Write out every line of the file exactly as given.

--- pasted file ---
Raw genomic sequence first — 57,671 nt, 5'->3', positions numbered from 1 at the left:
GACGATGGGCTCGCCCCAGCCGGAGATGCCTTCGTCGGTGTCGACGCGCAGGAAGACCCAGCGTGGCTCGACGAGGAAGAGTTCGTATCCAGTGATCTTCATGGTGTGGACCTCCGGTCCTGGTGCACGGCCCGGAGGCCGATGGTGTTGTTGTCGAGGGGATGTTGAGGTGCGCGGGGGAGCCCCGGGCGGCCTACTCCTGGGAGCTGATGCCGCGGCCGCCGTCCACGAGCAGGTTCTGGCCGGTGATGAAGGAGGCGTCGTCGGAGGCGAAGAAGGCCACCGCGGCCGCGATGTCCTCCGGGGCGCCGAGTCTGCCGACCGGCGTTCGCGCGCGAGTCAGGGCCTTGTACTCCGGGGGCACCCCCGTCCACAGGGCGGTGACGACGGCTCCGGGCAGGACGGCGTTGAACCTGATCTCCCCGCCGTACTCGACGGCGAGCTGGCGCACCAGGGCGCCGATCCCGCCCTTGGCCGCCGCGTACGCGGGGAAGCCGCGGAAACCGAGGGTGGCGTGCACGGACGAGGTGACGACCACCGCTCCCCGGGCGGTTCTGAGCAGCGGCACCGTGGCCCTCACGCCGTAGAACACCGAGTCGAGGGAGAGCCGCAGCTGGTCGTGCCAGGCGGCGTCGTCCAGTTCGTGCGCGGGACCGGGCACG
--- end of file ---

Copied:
Raw genomic sequence first — 57,671 nt, 5'->3', positions numbered from 1 at the left:
GACGATGGGCTCGCCCCAGCCGGAGATGCCTTCGTCGGTGTCGACGCGCAGGAAGACCCAGCGTGGCTCGACGAGGAAGAGTTCGTATCCAGTGATCTTCATGGTGTGGACCTCCGGTCCTGGTGCACGGCCCGGAGGCCGATGGTGTTGTTGTCGAGGGGATGTTGAGGTGCGCGGGGGAGCCCCGGGCGGCCTACTCCTGGGAGCTGATGCCGCGGCCGCCGTCCACGAGCAGGTTCTGGCCGGTGATGAAGGAGGCGTCGTCGGAGGCGAAGAAGGCCACCGCGGCCGCGATGTCCTCCGGGGCGCCGAGTCTGCCGACCGGCGTTCGCGCGCGAGTCAGGGCCTTGTACTCCGGGGGCACCCCCGTCCACAGGGCGGTGACGACGGCTCCGGGCAGGACGGCGTTGAACCTGATCTCCCCGCCGTACTCGACGGCGAGCTGGCGCACCAGGGCGCCGATCCCGCCCTTGGCCGCCGCGTACGCGGGGAAGCCGCGGAAACCGAGGGTGGCGTGCACGGACGAGGTGACGACCACCGCTCCCCGGGCGGTTCTGAGCAGCGGCACCGTGGCCCTCACGCCGTAGAACACCGAGTCGAGGGAGAGCCGCAGCTGGTCGTGCCAGGCGGCGTCGTCCAGTTCGTGCGCGGGACCGGGCACG